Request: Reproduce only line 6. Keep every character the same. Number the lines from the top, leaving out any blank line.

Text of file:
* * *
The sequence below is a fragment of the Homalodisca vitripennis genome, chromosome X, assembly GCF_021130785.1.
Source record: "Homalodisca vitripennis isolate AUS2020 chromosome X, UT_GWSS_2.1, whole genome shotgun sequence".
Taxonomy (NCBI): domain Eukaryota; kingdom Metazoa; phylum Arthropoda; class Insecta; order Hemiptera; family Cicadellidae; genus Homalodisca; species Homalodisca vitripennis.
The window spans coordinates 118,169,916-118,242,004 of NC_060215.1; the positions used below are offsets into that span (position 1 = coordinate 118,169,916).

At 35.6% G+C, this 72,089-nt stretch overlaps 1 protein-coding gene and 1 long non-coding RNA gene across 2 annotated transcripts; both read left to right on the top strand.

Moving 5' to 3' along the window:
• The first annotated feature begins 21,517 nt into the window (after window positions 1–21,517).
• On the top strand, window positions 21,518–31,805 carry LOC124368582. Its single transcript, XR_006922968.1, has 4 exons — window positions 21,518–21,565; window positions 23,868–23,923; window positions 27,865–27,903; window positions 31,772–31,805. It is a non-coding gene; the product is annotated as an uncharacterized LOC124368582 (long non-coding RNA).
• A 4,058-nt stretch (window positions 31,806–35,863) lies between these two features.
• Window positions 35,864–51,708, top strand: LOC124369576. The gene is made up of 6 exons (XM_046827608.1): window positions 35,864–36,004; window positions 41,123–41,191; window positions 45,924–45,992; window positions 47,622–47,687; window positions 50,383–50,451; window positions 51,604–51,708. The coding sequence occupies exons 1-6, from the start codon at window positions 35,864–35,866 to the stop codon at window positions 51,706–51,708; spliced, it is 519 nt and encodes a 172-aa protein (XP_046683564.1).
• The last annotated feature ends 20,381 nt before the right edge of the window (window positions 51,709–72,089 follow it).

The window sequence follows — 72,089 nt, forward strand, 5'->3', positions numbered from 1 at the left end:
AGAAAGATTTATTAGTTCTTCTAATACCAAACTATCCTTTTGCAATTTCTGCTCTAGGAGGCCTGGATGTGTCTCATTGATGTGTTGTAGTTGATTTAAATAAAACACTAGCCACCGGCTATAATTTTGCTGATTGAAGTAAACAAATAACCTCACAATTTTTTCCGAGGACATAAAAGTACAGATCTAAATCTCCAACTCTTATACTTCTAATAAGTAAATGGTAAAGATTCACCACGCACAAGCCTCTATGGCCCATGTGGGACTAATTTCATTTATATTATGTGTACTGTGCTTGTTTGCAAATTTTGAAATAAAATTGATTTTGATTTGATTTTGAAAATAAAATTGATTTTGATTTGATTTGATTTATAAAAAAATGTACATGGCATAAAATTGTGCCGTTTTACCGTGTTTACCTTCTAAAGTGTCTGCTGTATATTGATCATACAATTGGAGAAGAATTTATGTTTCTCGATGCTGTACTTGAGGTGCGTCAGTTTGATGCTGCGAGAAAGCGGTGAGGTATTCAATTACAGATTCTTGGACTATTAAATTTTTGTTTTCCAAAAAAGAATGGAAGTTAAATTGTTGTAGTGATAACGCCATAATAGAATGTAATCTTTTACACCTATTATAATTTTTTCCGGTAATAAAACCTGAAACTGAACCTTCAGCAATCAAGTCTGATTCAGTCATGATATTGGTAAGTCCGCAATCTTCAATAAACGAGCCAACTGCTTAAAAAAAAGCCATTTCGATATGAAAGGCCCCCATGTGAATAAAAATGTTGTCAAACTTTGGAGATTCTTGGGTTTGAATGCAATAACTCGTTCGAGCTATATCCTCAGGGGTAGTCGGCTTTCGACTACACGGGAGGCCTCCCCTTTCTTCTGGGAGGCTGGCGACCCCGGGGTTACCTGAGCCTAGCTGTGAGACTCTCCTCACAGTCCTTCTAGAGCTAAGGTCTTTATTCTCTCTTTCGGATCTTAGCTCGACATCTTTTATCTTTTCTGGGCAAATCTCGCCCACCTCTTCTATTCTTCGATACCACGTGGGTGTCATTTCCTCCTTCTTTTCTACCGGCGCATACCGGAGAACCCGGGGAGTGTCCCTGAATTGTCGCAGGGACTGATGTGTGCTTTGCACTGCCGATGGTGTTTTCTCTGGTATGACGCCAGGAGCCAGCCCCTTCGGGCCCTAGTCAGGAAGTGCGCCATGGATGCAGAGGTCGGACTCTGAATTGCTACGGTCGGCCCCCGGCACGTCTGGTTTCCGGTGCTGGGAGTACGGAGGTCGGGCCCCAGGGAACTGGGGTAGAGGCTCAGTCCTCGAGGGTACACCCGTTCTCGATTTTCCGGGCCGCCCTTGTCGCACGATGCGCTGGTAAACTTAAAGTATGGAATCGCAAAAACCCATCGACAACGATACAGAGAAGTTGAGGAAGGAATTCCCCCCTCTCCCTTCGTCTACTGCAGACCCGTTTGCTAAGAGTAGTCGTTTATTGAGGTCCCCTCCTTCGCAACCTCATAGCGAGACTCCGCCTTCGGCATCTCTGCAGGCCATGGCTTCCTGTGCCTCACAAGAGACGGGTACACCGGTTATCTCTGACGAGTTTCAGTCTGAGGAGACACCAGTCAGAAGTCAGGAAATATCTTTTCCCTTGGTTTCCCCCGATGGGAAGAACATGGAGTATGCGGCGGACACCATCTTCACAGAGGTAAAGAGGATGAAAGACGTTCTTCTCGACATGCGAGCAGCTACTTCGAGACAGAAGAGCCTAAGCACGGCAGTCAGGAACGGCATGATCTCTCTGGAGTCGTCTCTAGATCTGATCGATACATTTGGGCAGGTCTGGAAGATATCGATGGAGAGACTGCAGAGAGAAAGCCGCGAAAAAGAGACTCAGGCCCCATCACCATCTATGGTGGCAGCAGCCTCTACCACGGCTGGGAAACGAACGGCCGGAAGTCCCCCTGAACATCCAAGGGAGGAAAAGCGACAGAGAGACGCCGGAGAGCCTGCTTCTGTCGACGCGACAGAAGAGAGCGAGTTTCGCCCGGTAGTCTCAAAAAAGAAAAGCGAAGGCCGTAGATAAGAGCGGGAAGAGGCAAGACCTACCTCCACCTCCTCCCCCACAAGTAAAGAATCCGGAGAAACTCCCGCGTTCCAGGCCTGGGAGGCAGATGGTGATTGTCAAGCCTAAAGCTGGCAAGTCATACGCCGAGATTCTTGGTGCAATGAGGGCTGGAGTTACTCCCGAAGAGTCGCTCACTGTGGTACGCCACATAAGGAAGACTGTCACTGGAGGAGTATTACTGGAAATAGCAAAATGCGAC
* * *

Moving 5' to 3' along the window: